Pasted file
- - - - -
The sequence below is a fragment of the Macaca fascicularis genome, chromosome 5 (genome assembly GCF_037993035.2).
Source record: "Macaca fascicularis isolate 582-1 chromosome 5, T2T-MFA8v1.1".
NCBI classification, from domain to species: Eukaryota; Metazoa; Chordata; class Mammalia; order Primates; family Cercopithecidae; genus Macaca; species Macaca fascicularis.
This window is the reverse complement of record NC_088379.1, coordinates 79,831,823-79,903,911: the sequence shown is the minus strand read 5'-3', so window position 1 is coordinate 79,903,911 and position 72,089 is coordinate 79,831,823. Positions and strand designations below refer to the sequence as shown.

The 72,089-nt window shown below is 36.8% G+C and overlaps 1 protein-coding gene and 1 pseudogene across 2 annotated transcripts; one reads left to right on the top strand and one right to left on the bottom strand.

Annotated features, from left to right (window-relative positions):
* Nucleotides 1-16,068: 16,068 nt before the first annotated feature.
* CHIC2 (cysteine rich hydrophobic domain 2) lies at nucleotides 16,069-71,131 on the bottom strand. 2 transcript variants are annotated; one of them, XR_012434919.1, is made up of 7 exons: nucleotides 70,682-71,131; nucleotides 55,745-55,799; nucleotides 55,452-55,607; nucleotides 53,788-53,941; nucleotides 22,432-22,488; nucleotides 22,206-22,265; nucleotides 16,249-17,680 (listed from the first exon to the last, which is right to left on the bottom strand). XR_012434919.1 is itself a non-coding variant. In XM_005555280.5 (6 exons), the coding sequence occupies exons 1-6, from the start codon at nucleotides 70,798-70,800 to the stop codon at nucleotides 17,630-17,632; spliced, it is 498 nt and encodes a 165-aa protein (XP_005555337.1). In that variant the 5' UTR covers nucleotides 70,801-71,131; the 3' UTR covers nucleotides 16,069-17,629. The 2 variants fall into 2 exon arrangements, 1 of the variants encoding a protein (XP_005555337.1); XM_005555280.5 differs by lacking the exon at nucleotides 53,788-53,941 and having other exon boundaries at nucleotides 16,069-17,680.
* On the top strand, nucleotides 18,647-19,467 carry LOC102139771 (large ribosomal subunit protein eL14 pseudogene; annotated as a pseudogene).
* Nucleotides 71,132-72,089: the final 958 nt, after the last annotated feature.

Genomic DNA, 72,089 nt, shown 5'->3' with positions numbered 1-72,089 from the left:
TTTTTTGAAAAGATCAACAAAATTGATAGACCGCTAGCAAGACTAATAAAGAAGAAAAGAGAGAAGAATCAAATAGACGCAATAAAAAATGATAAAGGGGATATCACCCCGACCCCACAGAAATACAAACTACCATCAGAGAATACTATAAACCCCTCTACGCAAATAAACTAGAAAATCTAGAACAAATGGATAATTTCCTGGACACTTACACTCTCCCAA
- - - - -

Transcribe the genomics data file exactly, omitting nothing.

The sequence below is a fragment of the Macaca fascicularis genome, chromosome 5 (genome assembly GCF_037993035.2).
Source record: "Macaca fascicularis isolate 582-1 chromosome 5, T2T-MFA8v1.1".
NCBI classification, from domain to species: Eukaryota; Metazoa; Chordata; class Mammalia; order Primates; family Cercopithecidae; genus Macaca; species Macaca fascicularis.
This window is the reverse complement of record NC_088379.1, coordinates 79,831,823-79,903,911: the sequence shown is the minus strand read 5'-3', so window position 1 is coordinate 79,903,911 and position 72,089 is coordinate 79,831,823. Positions and strand designations below refer to the sequence as shown.

The 72,089-nt window shown below is 36.8% G+C and overlaps 1 protein-coding gene and 1 pseudogene across 2 annotated transcripts; one reads left to right on the top strand and one right to left on the bottom strand.

Annotated features, from left to right (window-relative positions):
* Nucleotides 1-16,068: 16,068 nt before the first annotated feature.
* CHIC2 (cysteine rich hydrophobic domain 2) lies at nucleotides 16,069-71,131 on the bottom strand. 2 transcript variants are annotated; one of them, XR_012434919.1, is made up of 7 exons: nucleotides 70,682-71,131; nucleotides 55,745-55,799; nucleotides 55,452-55,607; nucleotides 53,788-53,941; nucleotides 22,432-22,488; nucleotides 22,206-22,265; nucleotides 16,249-17,680 (listed from the first exon to the last, which is right to left on the bottom strand). XR_012434919.1 is itself a non-coding variant. In XM_005555280.5 (6 exons), the coding sequence occupies exons 1-6, from the start codon at nucleotides 70,798-70,800 to the stop codon at nucleotides 17,630-17,632; spliced, it is 498 nt and encodes a 165-aa protein (XP_005555337.1). In that variant the 5' UTR covers nucleotides 70,801-71,131; the 3' UTR covers nucleotides 16,069-17,629. The 2 variants fall into 2 exon arrangements, 1 of the variants encoding a protein (XP_005555337.1); XM_005555280.5 differs by lacking the exon at nucleotides 53,788-53,941 and having other exon boundaries at nucleotides 16,069-17,680.
* On the top strand, nucleotides 18,647-19,467 carry LOC102139771 (large ribosomal subunit protein eL14 pseudogene; annotated as a pseudogene).
* Nucleotides 71,132-72,089: the final 958 nt, after the last annotated feature.

Genomic DNA, 72,089 nt, shown 5'->3' with positions numbered 1-72,089 from the left:
TTTTTTGAAAAGATCAACAAAATTGATAGACCGCTAGCAAGACTAATAAAGAAGAAAAGAGAGAAGAATCAAATAGACGCAATAAAAAATGATAAAGGGGATATCACCCCGACCCCACAGAAATACAAACTACCATCAGAGAATACTATAAACCCCTCTACGCAAATAAACTAGAAAATCTAGAACAAATGGATAATTTCCTGGACACTTACACTCTCCCAA